Thursday, December 31, 2009

A German view of the Nuclear threat from the U.S.

The above article is entitled “America the Baleful, A German view of the nuclear threat . . . from the United States.”  It is another example of our species move away from logical argument – a sign perhaps that we are more strongly embracing Nihilism where “what I say” is important whether or not it has any facts to support it. 

The writer of the article, John Rosenthall, describes a three part documentary on the German public television network ZDF.  The ZDF prime anchor  Claus Kleber narrates throughout.  Rosenthall writes, “For the overriding message of The Bomb is that the nuclear threat is not constituted by Iran, North Korea, and other potential rogue possessors of nuclear weapons, but by the established nuclear powers and first and foremost by the United States. According to the odd sort of nuclear theology proposed by the film, it is the United States that committed the original sin by developing the first nuclear weapons, and the current risk of proliferation is merely the consequence of America's transgression.    

“The viewer gets a first hint of this tenet barely two minutes into the film. Kleber is touring New York harbor with a police patrol boat assigned to protect the city from potential nuclear terror attacks. "The consequences of the Manhattan Project, the construction of the first bomb, come back to haunt its inventors--as a weapon of terror," Kleber intones.

“The consequences of the Manhattan Project? It is as if the Manhattan Project occurred in a vacuum rather than in the midst of the Second World War, with America racing to beat Nazi Germany to the bomb.”

We who are not German may recall that a former German, Albert Einstein, warned President Roosevelt personally that the Germans were working on an atomic bomb and that we Americans needed to build one ourselves to thwart their evil intentions.  Why was Einstein in the U.S. warning the American president of possible German misuse of this technology?   Because the Nazis (not as spiritual as Heidegger had hoped) were bent upon using technology to advance Germany’s war ambitions.

Why did Einstein encourage America to develop its own bomb?  Because Einstein had more faith in America’s Liberal Democracy than he did in Germany’s Totalitarianism.  Has something changed?  Have we in the US become secretly totalitarian without our knowledge?  Or, has “Liberal Democracy” become a danger in some way Kleber doesn’t make clear – because he is unable to, or more probably because he doesn’t feel a need to develop a logical argument to support this allegation.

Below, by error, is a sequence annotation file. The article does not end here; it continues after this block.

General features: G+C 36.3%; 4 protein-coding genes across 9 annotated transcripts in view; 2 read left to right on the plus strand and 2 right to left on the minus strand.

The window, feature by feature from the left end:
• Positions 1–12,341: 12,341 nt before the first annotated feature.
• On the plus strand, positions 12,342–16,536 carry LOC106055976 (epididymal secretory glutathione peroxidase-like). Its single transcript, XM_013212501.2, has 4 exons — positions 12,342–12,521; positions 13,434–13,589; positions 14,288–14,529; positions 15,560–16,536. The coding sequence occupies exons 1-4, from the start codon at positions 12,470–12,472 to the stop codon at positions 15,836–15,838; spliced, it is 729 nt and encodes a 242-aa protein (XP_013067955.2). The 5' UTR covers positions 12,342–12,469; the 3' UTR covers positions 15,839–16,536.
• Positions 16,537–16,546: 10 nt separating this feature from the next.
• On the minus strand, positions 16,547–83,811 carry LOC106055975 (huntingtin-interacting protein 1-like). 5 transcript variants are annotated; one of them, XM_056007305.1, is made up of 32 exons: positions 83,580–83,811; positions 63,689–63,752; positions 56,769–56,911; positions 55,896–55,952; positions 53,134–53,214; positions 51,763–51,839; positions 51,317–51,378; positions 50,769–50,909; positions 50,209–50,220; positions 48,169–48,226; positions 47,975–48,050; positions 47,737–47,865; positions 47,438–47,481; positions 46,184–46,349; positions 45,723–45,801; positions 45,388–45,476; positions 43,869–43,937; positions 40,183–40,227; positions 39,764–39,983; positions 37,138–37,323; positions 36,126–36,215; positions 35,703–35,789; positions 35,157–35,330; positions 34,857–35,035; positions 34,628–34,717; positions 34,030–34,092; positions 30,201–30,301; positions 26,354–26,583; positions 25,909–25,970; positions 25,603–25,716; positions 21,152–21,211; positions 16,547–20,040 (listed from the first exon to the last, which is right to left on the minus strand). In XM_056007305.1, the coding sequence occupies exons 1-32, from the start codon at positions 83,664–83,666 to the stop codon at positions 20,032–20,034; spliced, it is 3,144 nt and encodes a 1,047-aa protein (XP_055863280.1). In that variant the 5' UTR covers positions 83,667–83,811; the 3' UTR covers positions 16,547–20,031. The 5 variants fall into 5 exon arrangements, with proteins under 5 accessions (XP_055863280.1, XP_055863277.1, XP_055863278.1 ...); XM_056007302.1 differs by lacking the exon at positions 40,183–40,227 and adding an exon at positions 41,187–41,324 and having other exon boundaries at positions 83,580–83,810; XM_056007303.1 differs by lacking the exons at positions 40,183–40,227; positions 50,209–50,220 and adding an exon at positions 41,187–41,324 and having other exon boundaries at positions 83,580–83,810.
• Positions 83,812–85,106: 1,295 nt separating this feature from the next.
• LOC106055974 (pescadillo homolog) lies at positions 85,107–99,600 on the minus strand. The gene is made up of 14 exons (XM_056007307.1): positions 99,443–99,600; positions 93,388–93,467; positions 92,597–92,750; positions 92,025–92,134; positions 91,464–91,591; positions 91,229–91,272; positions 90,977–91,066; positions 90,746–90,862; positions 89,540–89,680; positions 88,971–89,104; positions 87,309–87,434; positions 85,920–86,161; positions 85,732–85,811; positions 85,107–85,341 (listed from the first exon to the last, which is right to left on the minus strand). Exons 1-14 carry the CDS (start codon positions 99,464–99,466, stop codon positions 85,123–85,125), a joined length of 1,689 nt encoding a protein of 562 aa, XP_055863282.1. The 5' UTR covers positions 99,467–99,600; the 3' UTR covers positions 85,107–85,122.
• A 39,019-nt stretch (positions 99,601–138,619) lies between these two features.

Rosenthal writes "’George Bush dared to include Iran in the Axis of Evil: the ancient and cultured nation of Iran,’ Kleber continues, before adding with a dash of schadenfreude: ‘They showed him.’ Instead of being an entirely predictable outcome of the weakness of the U.N. sanctions regime, the progress of the Iranian nuclear program is stylized by Kleber and ZDF into an ‘almost incomprehensible’ demonstration of the greatness of Iranian civilization.

Kleber's amazement is all the more unwarranted in light of Germany's large role in blocking harsher sanctions. In September 2007, Germany reportedly broke ranks with its Western allies in the "P5+1" group (the five permanent members of the U.N. Security Council plus Germany) and opposed sanctions aimed at forcing Iran to suspend its uranium enrichment activities. At around the same time, French president Nicolas Sarkozy was pitching a plan for the EU independently to apply sanctions on Iran. Under the Sarkozy proposal, the EU states would bypass the U.N. Security Council and form a sort of economic "coalition of the willing" with the United States. This proposal too was opposed by Germany.”

            It is interesting that the proposal of German foreign minister Frank-Walter Steinmeier is antithetical to the founding concept of the United Nations; which was that the most powerful nations at the time needed to stay together to keep the other nations from acting aggressively.  Steinmeier turns that on its head when he says “Only if the possessors of nuclear weapons disarm will others be prepared to do without them in the long term.”   There is no thought here of foreign affairs, no thought of the resolution of conflicts, and no thought of any powerful nation keeping a less powerful but nevertheless aggressive nation in line. 

            Rosenthal thinks Steinmeier isn’t presenting a well-thought-out principle but a bit of double talk to protect their ally Iran.  Perhaps, but Steinmeier’s superficial and impractical suggestion is not so very different from Kleber’s approach to his subject.  It is encouraging that Steinmeier’s Social Democratic Party was defeated by Merkel’s Christian Democrats in the last election.  Will common sense eventually overcome Germany’s prevalent resentment against the US?  Probably not.



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